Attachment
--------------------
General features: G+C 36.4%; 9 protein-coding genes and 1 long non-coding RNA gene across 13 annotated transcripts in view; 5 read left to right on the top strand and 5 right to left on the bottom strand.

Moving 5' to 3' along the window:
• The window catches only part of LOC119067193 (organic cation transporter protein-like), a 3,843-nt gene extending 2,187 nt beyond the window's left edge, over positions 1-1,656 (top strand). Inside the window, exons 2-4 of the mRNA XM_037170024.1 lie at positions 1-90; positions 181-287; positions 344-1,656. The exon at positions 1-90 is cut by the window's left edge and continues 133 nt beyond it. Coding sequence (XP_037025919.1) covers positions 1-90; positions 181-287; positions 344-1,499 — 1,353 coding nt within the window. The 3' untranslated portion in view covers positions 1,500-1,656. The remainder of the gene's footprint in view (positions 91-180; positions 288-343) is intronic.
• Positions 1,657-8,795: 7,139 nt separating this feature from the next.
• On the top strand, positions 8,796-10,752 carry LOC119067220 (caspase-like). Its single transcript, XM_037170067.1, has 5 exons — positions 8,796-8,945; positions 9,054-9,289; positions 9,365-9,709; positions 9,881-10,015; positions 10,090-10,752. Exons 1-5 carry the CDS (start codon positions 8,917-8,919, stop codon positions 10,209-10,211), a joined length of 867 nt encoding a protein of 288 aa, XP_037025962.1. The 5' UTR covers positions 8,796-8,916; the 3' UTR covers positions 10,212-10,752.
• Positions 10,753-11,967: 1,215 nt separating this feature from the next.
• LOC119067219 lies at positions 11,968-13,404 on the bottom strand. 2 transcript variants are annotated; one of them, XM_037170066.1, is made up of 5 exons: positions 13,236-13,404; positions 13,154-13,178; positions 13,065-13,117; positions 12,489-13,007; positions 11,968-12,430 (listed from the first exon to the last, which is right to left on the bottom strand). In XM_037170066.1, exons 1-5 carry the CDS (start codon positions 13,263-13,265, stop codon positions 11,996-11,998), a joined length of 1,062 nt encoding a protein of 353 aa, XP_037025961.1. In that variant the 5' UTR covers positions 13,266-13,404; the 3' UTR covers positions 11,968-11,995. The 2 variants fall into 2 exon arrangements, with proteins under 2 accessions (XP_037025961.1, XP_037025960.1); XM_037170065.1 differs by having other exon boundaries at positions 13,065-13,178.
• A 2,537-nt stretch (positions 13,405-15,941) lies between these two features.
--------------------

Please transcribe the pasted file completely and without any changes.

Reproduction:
General features: G+C 36.4%; 9 protein-coding genes and 1 long non-coding RNA gene across 13 annotated transcripts in view; 5 read left to right on the top strand and 5 right to left on the bottom strand.

Moving 5' to 3' along the window:
• The window catches only part of LOC119067193 (organic cation transporter protein-like), a 3,843-nt gene extending 2,187 nt beyond the window's left edge, over positions 1-1,656 (top strand). Inside the window, exons 2-4 of the mRNA XM_037170024.1 lie at positions 1-90; positions 181-287; positions 344-1,656. The exon at positions 1-90 is cut by the window's left edge and continues 133 nt beyond it. Coding sequence (XP_037025919.1) covers positions 1-90; positions 181-287; positions 344-1,499 — 1,353 coding nt within the window. The 3' untranslated portion in view covers positions 1,500-1,656. The remainder of the gene's footprint in view (positions 91-180; positions 288-343) is intronic.
• Positions 1,657-8,795: 7,139 nt separating this feature from the next.
• On the top strand, positions 8,796-10,752 carry LOC119067220 (caspase-like). Its single transcript, XM_037170067.1, has 5 exons — positions 8,796-8,945; positions 9,054-9,289; positions 9,365-9,709; positions 9,881-10,015; positions 10,090-10,752. Exons 1-5 carry the CDS (start codon positions 8,917-8,919, stop codon positions 10,209-10,211), a joined length of 867 nt encoding a protein of 288 aa, XP_037025962.1. The 5' UTR covers positions 8,796-8,916; the 3' UTR covers positions 10,212-10,752.
• Positions 10,753-11,967: 1,215 nt separating this feature from the next.
• LOC119067219 lies at positions 11,968-13,404 on the bottom strand. 2 transcript variants are annotated; one of them, XM_037170066.1, is made up of 5 exons: positions 13,236-13,404; positions 13,154-13,178; positions 13,065-13,117; positions 12,489-13,007; positions 11,968-12,430 (listed from the first exon to the last, which is right to left on the bottom strand). In XM_037170066.1, exons 1-5 carry the CDS (start codon positions 13,263-13,265, stop codon positions 11,996-11,998), a joined length of 1,062 nt encoding a protein of 353 aa, XP_037025961.1. In that variant the 5' UTR covers positions 13,266-13,404; the 3' UTR covers positions 11,968-11,995. The 2 variants fall into 2 exon arrangements, with proteins under 2 accessions (XP_037025961.1, XP_037025960.1); XM_037170065.1 differs by having other exon boundaries at positions 13,065-13,178.
• A 2,537-nt stretch (positions 13,405-15,941) lies between these two features.